API Craft Detroit: Day Two

Feelin' the time running out

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  1. Morning over Detroit as we rolled out of our hotels and started gathering for another day of API discussions... after an encore of that chicken and waffles breakfast we had on Day One (conference organizers, take note - nobody doesn't like chicken and waffles). 
  2. So what's a self-designed conference without a little self-reflection and modification? Most of us at this conference are practicing Agilistas so naturally we started the day with some retrospective and adjustment, adding sessions or removing them based on all the thoughts rolling around in our heads from Day One. It's an interesting concept and, while the process was new to most of us, it was amazing how quickly we grasped it. It seemed like a very 'human' way to run a gathering of any type - more companies should follow this format for offsites or all-hands meetings, IMO.
  3. You could tell that we were feeling the time running out though because Day Two saw us making use of far more locations around the facility than Day One did - we had sessions in the hallway, on the rooftop, in the couch areas, in the conference rooms...
  4. From describing APIs to versioning APIs, it seemed like the first sessions of Day Two started off with more granular conversations about everyday problems we all grapple with. You would think that many of these issues would have been sorted out over the decades we've been building and using APIs but it's clear that the changes in the API landscape - public APIs, third-party APIs - have thrown much of what we know out the window. But let's face it - humans love to rethink and start over. We do it all the time... and the API crowd is no different.
  5. And we didn't even shut up during the lunch break:
  6. The brilliance of keeping the group small and letting it create its own conference really shone through on Day Two. We knew each other now - we threw away all the marketing veneer people usually carry around at conferences and got to know each other as practitioners and strategists. From versioning and docs in the morning, caching and prototyping at lunch to mobile APIs and batch operations in the afternoon, there seemed to be a fervor to tap into the collective gray matter of the API brainiacs while we had the opportunity.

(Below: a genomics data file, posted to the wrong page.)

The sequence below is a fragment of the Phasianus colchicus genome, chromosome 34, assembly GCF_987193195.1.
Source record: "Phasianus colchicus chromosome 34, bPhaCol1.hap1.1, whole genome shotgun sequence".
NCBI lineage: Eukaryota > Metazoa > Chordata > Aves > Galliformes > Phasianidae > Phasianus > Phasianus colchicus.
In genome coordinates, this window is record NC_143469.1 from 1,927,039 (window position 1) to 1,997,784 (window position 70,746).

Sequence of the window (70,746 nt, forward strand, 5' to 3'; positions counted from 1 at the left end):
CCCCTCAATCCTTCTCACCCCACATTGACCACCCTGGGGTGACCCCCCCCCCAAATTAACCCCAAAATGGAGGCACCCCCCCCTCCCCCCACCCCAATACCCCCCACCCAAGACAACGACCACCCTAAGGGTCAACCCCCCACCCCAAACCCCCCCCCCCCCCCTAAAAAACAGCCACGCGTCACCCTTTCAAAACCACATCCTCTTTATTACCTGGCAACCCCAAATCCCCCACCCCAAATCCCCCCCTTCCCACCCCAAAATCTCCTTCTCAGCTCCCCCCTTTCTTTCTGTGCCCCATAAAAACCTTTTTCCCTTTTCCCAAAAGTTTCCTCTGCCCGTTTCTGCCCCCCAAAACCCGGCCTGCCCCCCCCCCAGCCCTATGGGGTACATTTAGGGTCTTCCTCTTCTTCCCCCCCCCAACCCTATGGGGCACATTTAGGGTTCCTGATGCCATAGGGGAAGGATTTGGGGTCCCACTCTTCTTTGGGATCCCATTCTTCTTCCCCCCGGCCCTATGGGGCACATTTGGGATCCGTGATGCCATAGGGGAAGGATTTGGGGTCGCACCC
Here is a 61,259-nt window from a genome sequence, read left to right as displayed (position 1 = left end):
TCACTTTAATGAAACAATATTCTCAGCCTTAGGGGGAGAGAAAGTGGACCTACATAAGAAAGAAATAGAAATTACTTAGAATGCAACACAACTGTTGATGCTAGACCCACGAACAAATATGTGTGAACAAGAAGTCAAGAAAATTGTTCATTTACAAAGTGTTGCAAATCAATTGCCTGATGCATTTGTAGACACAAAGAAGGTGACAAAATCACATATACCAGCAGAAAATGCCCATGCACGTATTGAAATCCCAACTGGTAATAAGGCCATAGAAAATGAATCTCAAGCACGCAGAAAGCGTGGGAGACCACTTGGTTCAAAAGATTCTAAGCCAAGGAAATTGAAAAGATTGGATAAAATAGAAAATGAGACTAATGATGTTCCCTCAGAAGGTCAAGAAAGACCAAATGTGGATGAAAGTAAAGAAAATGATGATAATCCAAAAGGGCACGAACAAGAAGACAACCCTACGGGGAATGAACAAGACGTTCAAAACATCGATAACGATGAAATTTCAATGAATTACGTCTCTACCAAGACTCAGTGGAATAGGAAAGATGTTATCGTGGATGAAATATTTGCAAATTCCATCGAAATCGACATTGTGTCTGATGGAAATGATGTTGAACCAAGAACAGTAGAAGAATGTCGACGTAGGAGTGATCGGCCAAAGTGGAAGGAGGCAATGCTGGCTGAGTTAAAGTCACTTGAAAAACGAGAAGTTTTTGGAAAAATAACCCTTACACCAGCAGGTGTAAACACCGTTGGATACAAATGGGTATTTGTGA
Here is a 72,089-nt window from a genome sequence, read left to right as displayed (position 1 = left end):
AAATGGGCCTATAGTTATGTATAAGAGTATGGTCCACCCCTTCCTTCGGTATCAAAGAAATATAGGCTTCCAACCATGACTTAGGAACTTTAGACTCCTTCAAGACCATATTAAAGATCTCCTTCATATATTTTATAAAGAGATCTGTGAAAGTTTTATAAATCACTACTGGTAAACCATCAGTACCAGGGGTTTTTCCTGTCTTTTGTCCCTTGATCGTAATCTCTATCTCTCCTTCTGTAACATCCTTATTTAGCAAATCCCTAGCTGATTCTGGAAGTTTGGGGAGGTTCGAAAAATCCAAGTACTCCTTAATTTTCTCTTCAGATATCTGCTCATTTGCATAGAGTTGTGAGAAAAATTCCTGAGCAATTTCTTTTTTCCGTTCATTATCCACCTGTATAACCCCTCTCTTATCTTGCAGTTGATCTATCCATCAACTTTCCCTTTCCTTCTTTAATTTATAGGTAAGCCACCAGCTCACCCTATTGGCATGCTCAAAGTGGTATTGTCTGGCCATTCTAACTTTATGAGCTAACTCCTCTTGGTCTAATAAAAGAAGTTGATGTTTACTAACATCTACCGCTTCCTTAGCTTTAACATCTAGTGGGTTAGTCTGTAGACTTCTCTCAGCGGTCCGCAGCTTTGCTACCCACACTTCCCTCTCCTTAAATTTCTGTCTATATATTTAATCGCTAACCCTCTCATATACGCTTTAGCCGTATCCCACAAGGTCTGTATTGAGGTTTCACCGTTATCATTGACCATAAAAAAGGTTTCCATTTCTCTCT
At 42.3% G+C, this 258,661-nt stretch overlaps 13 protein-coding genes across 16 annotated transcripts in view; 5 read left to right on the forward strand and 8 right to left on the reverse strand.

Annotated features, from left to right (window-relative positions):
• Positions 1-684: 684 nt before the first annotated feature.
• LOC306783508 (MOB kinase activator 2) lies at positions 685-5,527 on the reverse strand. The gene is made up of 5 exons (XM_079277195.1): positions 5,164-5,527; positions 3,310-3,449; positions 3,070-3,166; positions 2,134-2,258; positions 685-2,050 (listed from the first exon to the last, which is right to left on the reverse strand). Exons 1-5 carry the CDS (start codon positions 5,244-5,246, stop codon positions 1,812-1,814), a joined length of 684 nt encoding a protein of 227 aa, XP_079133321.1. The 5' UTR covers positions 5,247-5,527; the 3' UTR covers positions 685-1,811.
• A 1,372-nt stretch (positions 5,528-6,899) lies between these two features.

7. And things didn't get simpler as the day wore on - what seemed like a simple discussion about business models turned into a thorny debate about which comes first - business model or API? (yes, @njyx, you were there in spirit)
  8. For me, it seemed that some themes emerged and wove themselves around many of the talks, whether we were talking about low-level design issues or high-level business problems.

    - You have to know and understand your stakeholders and consumers, just as you would with any other piece of software you - build
    - APIs are just a means to an end - they enable business, not the other way around
    - We're in the early phases of the API industry but the tide is turning and we have some serious issues to iron out (security, patents, tooling)
    - You have to consume your APIs yourself so you can be part of making them better

  9. The good news is that we had a great representation of the industry at this conference, from Netflix to LLBean, Marriott to Blue Cross, Verizon to LinkedIn... and while we were there as individuals representing ourselves, not company reps, we still have the ability to steer this industry through those companies. 
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